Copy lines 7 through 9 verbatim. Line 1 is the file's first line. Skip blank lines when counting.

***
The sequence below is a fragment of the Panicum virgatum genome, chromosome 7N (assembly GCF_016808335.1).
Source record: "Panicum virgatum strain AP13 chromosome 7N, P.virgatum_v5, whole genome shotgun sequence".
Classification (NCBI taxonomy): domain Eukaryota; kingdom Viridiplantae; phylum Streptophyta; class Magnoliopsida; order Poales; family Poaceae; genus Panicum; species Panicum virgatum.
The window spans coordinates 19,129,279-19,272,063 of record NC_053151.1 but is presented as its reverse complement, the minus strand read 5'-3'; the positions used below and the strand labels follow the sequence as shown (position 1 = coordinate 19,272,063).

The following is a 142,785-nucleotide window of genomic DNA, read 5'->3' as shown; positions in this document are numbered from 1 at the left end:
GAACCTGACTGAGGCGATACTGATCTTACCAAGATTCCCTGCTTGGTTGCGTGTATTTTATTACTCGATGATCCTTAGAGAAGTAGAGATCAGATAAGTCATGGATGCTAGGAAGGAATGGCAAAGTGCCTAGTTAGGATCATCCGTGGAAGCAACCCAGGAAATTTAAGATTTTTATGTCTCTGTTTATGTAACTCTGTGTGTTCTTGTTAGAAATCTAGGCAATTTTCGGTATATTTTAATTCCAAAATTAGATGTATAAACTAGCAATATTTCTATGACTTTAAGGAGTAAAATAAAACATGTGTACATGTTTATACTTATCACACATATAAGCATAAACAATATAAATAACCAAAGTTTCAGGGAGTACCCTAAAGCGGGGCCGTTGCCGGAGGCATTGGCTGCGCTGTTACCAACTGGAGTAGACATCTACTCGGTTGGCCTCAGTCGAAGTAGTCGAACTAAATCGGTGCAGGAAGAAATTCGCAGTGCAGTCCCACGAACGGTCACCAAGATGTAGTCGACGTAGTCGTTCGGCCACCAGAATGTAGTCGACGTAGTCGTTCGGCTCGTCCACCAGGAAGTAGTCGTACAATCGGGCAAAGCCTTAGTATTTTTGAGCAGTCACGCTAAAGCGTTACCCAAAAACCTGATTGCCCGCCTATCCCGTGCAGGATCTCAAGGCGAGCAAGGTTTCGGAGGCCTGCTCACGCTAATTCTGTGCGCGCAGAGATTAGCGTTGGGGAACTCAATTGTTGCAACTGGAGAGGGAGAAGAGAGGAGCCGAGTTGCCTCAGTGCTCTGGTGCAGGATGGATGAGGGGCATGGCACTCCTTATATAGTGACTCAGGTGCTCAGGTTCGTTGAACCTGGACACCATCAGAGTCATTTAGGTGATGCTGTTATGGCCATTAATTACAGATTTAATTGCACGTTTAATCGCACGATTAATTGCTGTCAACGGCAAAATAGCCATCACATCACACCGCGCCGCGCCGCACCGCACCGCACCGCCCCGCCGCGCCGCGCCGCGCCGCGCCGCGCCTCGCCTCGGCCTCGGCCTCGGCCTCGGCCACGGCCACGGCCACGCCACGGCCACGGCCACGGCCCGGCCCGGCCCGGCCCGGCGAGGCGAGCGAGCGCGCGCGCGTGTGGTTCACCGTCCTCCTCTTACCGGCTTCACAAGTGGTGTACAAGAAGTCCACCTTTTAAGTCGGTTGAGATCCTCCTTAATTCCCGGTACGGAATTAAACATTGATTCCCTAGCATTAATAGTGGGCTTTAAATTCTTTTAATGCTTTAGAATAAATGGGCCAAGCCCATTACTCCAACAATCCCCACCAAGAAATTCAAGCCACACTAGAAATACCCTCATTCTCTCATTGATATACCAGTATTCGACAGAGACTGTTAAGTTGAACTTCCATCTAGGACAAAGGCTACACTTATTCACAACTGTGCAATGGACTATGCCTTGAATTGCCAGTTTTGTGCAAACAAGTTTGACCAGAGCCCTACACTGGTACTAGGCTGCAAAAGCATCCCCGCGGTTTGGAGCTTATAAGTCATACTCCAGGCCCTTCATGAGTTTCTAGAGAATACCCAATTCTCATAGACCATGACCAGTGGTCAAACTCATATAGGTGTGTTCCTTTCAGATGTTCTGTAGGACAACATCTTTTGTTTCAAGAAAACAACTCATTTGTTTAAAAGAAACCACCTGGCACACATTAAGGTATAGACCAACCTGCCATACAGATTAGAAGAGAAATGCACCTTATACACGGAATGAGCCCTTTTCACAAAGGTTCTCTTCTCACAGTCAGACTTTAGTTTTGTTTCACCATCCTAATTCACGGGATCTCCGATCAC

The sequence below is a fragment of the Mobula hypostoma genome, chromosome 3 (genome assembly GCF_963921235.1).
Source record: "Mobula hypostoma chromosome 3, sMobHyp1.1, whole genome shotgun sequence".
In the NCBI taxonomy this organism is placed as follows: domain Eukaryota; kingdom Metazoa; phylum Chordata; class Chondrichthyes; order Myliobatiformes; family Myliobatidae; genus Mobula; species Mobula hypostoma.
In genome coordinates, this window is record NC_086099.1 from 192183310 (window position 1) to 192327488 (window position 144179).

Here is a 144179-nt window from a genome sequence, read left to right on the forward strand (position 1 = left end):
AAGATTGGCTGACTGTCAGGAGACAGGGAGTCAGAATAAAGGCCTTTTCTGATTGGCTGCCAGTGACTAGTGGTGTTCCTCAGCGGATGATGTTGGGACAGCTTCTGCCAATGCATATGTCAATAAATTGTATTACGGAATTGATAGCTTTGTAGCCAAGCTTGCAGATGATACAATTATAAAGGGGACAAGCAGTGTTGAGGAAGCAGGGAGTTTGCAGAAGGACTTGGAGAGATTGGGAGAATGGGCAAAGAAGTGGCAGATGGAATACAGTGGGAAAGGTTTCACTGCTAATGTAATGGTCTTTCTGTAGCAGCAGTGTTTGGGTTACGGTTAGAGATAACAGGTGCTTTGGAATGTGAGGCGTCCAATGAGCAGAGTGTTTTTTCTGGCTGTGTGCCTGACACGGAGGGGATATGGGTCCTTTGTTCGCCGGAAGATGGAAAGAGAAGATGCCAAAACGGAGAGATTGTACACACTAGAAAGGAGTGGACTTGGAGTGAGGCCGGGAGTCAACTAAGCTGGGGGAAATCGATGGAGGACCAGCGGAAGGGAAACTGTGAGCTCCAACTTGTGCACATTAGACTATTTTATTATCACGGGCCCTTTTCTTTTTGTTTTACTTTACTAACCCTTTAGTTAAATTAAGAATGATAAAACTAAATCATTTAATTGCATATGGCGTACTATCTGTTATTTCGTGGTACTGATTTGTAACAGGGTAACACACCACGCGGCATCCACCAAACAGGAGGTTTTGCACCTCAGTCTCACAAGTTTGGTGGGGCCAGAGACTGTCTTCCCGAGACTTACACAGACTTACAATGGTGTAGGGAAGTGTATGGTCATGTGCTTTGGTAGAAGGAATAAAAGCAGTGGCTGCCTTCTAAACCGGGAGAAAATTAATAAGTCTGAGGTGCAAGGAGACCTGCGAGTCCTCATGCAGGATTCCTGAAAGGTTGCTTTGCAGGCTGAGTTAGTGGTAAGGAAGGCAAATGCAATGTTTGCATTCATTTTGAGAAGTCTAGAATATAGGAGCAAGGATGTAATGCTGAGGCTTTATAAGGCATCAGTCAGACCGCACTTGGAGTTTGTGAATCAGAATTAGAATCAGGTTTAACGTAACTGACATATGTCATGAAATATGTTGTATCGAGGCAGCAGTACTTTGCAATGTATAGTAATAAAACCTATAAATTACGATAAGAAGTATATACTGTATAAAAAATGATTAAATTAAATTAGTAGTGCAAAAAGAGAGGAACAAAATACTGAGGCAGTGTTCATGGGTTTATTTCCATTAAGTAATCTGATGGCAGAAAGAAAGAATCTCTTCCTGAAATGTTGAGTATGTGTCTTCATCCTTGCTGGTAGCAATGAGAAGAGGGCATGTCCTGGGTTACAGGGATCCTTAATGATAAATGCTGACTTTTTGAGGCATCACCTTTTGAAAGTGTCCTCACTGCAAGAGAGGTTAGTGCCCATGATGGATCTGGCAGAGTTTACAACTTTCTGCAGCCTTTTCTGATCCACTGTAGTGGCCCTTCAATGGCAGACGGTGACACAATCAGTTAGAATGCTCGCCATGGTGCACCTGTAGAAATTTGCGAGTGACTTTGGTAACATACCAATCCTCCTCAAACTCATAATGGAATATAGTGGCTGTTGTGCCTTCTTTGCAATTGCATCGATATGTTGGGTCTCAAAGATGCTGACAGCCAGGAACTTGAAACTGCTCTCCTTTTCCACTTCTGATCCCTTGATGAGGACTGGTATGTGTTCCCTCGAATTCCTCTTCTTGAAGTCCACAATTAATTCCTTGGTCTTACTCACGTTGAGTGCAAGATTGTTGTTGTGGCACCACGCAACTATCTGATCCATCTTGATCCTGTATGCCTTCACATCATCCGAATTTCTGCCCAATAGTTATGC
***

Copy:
The sequence below is a fragment of the Mobula hypostoma genome, chromosome 3 (genome assembly GCF_963921235.1).
Source record: "Mobula hypostoma chromosome 3, sMobHyp1.1, whole genome shotgun sequence".
In the NCBI taxonomy this organism is placed as follows: domain Eukaryota; kingdom Metazoa; phylum Chordata; class Chondrichthyes; order Myliobatiformes; family Myliobatidae; genus Mobula; species Mobula hypostoma.